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The U.S. Supreme Court has ordered the Texas Court of Criminal Appeals to reconsider its decision to let a death row inmate be executed even though prosecutors now agree his conviction should be thrown out because it relied on potentially faulty DNA evidence.
In 2011, Areli Escobar was convicted of the rape and murder of 17-year-old Bianca Maldonado. In 2020, a district court judge ruled that Escobar deserved a new trial because his conviction relied heavily on “scientifically unreliable” DNA evidence analyzed by a Travis County lab that was later closed down due to untrained staff and improper testing procedures.
In 2016, the Austin Police Department was forced to shut down its crime lab after the Texas Forensic Science Commission found widespread issues with its DNA testing.
On appeal to the Court of Criminal Appeals, Travis County District Attorney José Garza agreed with Escobar that he should be granted a new trial. Still, the state’s highest criminal court upheld Escobar’s conviction, finding that he “has failed to show that the general deficiencies discovered in the [Texas Forensic Science Commission] audit specifically affected the DNA results in his particular case.”
The flawed DNA evidence was a crucial part of the state’s case against Escobar, said Benjamin Wolff, director of the Office of Capital and Forensic Writs, the state’s post-conviction public defender for capital and forensic science cases who represented Escobar in his appeal to the Supreme Court.
“The trial court, the defense and the prosecution all agree that Mr. Escobar should not have been convicted because the evidence used to convict him was entirely unreliable,” Wolff said. “Thankfully, the Supreme Court stepped in and recognized that, in a death penalty case, it matters when the state can no longer support the conviction.”
In Escobar’s brief to the court, Wolff argued that the Court of Criminal Appeals went too far in upholding a conviction that the state’s own prosecuting office no longer supported. “The Texas Court of Criminal Appeals stepped outside of the judicial role by sustaining the conviction on the basis of arguments no party made, reaching a result no party advocated, and in the process took upon itself the role of the prosecutor to decide whether the evidence was reliable enough to warrant the State convicting and executing petitioner,” the brief stated.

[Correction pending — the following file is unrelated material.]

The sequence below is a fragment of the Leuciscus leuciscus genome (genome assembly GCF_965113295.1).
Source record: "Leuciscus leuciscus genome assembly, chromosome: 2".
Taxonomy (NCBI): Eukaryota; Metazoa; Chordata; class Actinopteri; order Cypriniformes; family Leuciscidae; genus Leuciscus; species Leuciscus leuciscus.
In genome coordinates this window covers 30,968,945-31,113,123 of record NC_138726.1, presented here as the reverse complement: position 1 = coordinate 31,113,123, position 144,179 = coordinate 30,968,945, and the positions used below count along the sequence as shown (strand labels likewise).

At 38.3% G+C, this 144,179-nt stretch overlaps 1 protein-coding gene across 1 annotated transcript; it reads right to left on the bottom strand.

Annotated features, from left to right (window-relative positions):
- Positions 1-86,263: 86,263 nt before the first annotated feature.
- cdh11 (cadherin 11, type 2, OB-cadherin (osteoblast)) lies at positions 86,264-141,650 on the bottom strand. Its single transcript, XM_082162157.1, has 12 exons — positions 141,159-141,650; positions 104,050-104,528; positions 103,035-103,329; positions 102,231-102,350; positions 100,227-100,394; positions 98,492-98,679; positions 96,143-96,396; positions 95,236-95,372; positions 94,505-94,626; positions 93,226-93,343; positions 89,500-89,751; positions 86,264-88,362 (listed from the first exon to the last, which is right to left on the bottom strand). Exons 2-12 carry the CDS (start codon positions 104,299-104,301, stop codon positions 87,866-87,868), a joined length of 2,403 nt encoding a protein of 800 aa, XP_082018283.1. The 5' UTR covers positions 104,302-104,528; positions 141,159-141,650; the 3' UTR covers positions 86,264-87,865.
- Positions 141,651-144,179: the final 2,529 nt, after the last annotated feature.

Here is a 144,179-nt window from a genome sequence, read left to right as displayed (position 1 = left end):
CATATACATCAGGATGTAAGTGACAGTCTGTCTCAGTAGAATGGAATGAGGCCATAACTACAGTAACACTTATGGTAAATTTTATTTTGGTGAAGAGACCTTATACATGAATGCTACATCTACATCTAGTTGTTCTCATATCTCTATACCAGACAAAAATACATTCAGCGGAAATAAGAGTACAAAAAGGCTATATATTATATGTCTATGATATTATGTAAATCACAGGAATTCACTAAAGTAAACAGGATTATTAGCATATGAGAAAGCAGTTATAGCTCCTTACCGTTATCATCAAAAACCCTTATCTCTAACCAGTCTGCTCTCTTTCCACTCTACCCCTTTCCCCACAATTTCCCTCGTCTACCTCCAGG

It’s rare in Texas for the prosecution to reverse course in these types of high-profile cases, even when new evidence is found. In such cases, though, the Court of Criminal Appeals has at least once failed to be swayed. Bobby Moore, another Texas death row inmate, was twice found by the U.S. Supreme Court to be intellectually disabled and therefore ineligible for the death penalty — and was supported in that stance by Harris County District Attorney Kim Ogg. After the first Supreme Court ruling, the Texas Court of Criminal Appeals again found Moore eligible for execution; he was granted parole in 2020 after the second, more forceful Supreme Court ruling was issued in 2019.
The Travis County district attorney said the Supreme Court’s ruling made Monday “an important day for justice” in the county, noting that all sides agree about the need for a new trial.
“It is undeniable that the jury in this case was told things that ended up not being accurate,” Garza said. “We believe it's really important for someone accused of a crime to have a jury that has access to complete and accurate facts. We’re hopeful that the Court of Criminal Appeals will share that perspective and review the facts of this case.”
“No one should be convicted or sentenced to death because of junk science,” said Wolff, Escobar’s attorney. “And no one should ever be put to death when the prosecution that secured their conviction can’t stand behind it.”